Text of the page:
It is hard not to rely on technology in this day and age. Our world is rapidly revolving around it so much that we sometimes take it for granted, but should we also find ways to keep our data storage low tech?
Computers, cell phones, tablets, external hard drives, memory sticks, and cloud drives are a part of everyday life. One of my favorite inventions that ties them all together is the internet. With that being said they all have one more thing in common, power.
Power is something we take for granted, but it’s also one of the first things to fail us in the event of a catastrophic emergency. If there is no power, there is no computer based technology and our data storage is impossible to access.
My high-tech strategy
To keep my family’s information up to date, and easily accessible. I rely on my Google contacts. It syncs into my cell phone, email account, and my Google Drive. I can virtually access it from anywhere that has internet access.
Being a military family we change duty stations a lot. I like to have all of our information at my finger tips when it comes time to fill out the endless amount of paperwork every time we relocate.
Keeping information organized and easily accessible, especially with family involved, is a vital part to a smooth transition. It has taken me years to get a good file system figured out for my family. My most recent and old school method is The Little Black Book.
I keep a pocket sized journal with all of our information in it. Most people gasp when they hear that I still use this low tech solution for data storage, but in case of an emergency, I still have all that information at my fingertips.
Plus, during an emergency it may be difficult to remember things that have been committed to memory, such as passwords and pin numbers. Another benefit of having a little black book is that my husband has all of our important information in case anything happens to me. Such as loss of life. I feel better knowing we are prepared for any situation.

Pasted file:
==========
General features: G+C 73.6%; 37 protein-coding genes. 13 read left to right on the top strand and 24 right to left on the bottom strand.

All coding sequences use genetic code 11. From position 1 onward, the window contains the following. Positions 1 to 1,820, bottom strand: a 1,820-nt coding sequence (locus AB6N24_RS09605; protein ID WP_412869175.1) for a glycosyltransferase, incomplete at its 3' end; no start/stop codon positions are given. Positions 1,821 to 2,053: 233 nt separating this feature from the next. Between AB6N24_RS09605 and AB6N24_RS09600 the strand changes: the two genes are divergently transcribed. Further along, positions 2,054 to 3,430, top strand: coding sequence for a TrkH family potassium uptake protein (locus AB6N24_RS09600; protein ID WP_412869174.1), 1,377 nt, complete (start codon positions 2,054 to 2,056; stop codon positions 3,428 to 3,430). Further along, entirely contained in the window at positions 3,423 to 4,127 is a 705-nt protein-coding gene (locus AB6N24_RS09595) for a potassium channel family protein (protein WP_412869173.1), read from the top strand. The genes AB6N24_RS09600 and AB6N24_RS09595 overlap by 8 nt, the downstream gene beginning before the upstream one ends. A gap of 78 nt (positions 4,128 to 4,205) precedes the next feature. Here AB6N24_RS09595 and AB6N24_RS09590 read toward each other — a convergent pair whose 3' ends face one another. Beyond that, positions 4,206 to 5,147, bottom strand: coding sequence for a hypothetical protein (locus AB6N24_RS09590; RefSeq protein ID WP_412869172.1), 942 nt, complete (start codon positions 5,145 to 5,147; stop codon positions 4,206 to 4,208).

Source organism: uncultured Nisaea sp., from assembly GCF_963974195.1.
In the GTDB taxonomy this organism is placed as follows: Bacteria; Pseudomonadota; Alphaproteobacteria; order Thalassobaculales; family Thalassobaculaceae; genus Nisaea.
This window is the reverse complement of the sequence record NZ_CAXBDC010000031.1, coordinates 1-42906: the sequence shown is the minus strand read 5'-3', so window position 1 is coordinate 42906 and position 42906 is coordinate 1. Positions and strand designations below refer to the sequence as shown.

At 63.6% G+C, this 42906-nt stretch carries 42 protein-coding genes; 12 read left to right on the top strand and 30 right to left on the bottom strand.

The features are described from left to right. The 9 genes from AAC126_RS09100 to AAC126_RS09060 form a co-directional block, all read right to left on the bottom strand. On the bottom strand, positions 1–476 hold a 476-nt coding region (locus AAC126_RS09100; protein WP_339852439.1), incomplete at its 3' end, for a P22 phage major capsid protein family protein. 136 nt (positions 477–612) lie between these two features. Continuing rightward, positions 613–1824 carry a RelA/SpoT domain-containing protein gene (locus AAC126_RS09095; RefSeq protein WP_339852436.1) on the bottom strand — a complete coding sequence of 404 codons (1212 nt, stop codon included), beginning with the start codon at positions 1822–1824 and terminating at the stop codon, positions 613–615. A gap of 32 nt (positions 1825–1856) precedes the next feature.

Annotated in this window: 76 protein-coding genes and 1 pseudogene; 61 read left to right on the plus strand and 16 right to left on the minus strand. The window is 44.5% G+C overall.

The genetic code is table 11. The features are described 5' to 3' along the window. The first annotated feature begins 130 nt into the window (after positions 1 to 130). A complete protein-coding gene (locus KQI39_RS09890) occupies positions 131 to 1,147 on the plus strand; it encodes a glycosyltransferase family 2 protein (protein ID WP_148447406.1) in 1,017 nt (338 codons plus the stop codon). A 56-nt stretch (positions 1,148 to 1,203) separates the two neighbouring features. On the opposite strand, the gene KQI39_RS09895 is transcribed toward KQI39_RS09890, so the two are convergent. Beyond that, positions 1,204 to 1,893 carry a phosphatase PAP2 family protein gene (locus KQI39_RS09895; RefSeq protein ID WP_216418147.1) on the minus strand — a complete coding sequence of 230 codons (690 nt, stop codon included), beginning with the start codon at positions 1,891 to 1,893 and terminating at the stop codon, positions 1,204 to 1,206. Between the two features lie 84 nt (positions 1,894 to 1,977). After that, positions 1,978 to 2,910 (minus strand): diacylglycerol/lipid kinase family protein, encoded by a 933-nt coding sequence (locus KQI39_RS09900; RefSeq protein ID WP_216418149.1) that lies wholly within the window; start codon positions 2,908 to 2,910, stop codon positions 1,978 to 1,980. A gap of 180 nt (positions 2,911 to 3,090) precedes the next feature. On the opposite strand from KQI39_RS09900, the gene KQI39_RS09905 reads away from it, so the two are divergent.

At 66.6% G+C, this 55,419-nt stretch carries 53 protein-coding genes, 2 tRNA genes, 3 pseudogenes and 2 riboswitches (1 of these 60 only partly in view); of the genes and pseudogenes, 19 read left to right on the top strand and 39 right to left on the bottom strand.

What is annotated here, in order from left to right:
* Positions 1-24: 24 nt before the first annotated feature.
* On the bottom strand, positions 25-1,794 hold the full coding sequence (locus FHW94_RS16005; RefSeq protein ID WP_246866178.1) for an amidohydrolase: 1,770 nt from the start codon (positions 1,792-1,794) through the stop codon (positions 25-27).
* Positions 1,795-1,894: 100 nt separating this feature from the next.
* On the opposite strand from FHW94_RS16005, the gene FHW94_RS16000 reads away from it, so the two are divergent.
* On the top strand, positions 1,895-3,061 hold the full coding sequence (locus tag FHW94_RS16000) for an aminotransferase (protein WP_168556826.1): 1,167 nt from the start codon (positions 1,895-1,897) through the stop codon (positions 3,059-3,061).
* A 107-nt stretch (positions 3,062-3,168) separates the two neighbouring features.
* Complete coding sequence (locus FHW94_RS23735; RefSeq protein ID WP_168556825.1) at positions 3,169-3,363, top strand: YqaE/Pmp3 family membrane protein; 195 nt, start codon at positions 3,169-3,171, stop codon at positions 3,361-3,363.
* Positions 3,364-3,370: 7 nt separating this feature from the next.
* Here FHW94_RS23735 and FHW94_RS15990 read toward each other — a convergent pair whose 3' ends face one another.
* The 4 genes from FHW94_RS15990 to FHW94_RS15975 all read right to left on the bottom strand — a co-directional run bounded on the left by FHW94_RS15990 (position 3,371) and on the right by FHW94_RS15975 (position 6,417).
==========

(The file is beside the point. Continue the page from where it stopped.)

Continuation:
The Little Black Book
The little black book is not always black. I use a pocket sized composition note book. They usually come in many colors, and cost less than $1. I chose a pocket sized book, because it fits wherever my passport does. I can easily fit it in my travel purse, or toss it in my bug out bag. Also, it conveniently fits in a sandwich sized baggy for instant water proofing.
What is in The Little Black Book?
I keep information such as:
- Emergency point of contact (In this case I put the address and phone number of our evacuation point, usually a relative’s home.)
- Important Contacts (mailing address, phone number, and email – just in case.) These include family, work place, school, healthcare, and financial institutions.
- User names, passwords, pin numbers, and combination codes.
- Social security numbers, passport numbers, account numbers, and routing numbers.
- Pet microchip numbers, and contact information for veterinarian and microchip service.
Keep The Information Safe
As with any important information be sure to store it in a safe place. I store my little black book with my passports, and other valuable documents. I also have my own secret code when it comes to writing down information, an encryption of sorts. This way if my book ends up in the wrong hands it may be harder to decipher.
My husband and I have had to come up with our own secret code, so to speak. Since there are times when we are miles apart, and have to share valuable information over an unsecured network. We have had lots of fun developing it over the years. It is an effective way to communicate in an emergency situation, as well as making us feel like super spies from a movie.
Technology is great, but it’s not foolproof, and in fact, it’s susceptible to weather, terrorism, solar activity, sabotage, human error, etc. It’s always smart to have a low-tech back-up, and my solution is the Little Black Book.
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Jessica Hentze is a mother of two, and a military wife.
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